Located at Jalan Quayside, the museum serves as the harbour of the replica of the Portuguese galleon, Flora de la Mar. It exhibits the maritime history of Malacca during six eras of the occupation of foreign forces and the Malaysian Independence in 1957. The 34-meter by 8-meter ship holds invaluable treasures of Malaysia that were taken away by the colonial masters after they conquered Malacca. The real Flora de la Mar sank on January 26, 1512 in the Straits of Malacca on its voyage to Europe.
The Maritime Museum also displays paintings, porcelain, silk, textile and spices used for trading in the yesteryears.
Exactly opposite to the museum is the Medan Samudera, a handicraft and souvenir building that offers authentic products for cheaper prices.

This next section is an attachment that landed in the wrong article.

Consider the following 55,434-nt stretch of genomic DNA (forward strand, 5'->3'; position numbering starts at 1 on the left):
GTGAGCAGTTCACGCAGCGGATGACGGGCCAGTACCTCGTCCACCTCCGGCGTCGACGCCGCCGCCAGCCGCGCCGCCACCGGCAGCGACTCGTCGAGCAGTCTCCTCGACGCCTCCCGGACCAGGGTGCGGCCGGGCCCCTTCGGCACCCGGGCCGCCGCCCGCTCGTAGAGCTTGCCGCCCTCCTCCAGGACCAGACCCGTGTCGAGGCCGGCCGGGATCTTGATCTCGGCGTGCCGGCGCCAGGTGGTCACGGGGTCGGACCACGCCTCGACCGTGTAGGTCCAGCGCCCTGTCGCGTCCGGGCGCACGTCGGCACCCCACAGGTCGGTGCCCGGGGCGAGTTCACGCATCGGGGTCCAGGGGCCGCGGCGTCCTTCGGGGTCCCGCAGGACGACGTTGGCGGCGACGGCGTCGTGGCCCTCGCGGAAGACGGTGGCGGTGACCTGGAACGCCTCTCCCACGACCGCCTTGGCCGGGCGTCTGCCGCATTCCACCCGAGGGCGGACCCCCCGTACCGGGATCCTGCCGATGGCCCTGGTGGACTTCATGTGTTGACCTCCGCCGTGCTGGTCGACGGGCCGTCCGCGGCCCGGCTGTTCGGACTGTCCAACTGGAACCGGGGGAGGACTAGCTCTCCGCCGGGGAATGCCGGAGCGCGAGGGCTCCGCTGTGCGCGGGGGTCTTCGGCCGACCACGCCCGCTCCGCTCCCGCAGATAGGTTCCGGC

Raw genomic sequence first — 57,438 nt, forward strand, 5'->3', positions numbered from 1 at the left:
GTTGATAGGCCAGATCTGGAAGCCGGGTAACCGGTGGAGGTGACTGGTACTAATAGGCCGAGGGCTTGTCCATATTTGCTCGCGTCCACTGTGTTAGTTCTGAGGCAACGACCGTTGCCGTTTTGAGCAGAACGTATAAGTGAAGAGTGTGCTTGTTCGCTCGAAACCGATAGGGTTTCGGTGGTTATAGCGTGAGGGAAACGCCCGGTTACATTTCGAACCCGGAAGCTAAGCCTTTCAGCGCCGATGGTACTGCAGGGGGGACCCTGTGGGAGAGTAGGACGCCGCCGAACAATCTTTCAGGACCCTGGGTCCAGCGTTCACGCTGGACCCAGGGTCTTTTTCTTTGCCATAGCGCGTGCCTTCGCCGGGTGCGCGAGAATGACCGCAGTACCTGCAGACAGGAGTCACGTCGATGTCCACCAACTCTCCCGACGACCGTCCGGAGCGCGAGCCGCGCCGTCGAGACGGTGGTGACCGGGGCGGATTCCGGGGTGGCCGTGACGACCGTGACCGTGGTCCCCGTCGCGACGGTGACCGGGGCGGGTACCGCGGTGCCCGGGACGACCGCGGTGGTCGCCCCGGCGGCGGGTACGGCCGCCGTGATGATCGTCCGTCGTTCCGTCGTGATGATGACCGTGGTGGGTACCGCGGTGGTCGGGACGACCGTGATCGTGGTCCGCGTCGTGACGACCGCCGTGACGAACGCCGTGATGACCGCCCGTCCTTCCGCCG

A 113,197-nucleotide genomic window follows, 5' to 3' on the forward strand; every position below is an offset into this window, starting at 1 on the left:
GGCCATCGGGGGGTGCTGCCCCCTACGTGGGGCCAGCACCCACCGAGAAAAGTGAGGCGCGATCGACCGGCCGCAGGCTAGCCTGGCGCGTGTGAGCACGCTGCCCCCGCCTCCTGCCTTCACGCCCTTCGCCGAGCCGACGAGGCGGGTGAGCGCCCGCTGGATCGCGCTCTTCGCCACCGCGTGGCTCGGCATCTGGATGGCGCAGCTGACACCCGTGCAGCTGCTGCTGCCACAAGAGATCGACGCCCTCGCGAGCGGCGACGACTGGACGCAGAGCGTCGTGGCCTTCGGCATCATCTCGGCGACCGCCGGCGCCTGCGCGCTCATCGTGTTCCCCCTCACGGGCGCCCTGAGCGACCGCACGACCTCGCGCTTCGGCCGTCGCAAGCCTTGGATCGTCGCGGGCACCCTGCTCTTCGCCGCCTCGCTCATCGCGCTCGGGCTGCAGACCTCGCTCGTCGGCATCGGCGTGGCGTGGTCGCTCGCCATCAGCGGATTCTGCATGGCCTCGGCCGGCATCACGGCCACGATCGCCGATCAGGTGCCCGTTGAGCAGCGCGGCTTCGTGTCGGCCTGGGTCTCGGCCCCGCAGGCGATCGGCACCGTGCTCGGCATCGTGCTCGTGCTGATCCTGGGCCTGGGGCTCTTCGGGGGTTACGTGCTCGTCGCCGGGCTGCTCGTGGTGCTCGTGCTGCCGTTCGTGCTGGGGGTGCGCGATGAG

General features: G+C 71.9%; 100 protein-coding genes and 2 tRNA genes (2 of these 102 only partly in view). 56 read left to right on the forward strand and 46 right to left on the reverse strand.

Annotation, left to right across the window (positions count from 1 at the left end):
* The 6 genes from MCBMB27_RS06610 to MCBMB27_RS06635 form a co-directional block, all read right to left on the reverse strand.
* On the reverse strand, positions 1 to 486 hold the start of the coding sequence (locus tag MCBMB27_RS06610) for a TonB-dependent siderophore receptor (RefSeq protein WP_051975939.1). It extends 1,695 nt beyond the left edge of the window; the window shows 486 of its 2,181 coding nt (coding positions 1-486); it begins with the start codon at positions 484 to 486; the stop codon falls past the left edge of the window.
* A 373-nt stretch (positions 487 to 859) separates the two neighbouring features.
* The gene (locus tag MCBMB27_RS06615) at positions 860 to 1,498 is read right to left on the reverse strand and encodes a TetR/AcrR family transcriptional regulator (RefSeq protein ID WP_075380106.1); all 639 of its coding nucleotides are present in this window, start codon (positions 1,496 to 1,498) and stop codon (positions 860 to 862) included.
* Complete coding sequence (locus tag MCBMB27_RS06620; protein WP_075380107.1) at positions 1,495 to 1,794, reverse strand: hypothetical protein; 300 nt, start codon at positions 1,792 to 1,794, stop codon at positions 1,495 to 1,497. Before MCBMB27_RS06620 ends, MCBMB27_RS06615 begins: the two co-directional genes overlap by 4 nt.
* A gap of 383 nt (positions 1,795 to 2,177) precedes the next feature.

These impressive sights in Malacca all tell stories of the past and the endeavours of its people to shape Malacca into a unique and rich state, making it worth a day’s visit – or more. And since most of the museums, restaurants, hotels and other significant structures are situated just a few steps from each other, tourists can get around the area on foot or by the local trishaw called beca.
It’s definitely not hard to fall in love with Malacca the very moment you set your foot on its soil. But first, hop on an AirAsia plane to Kuala Lumpur and from there, you’re only a bus or car-ride away to Malaysia’s historic capital.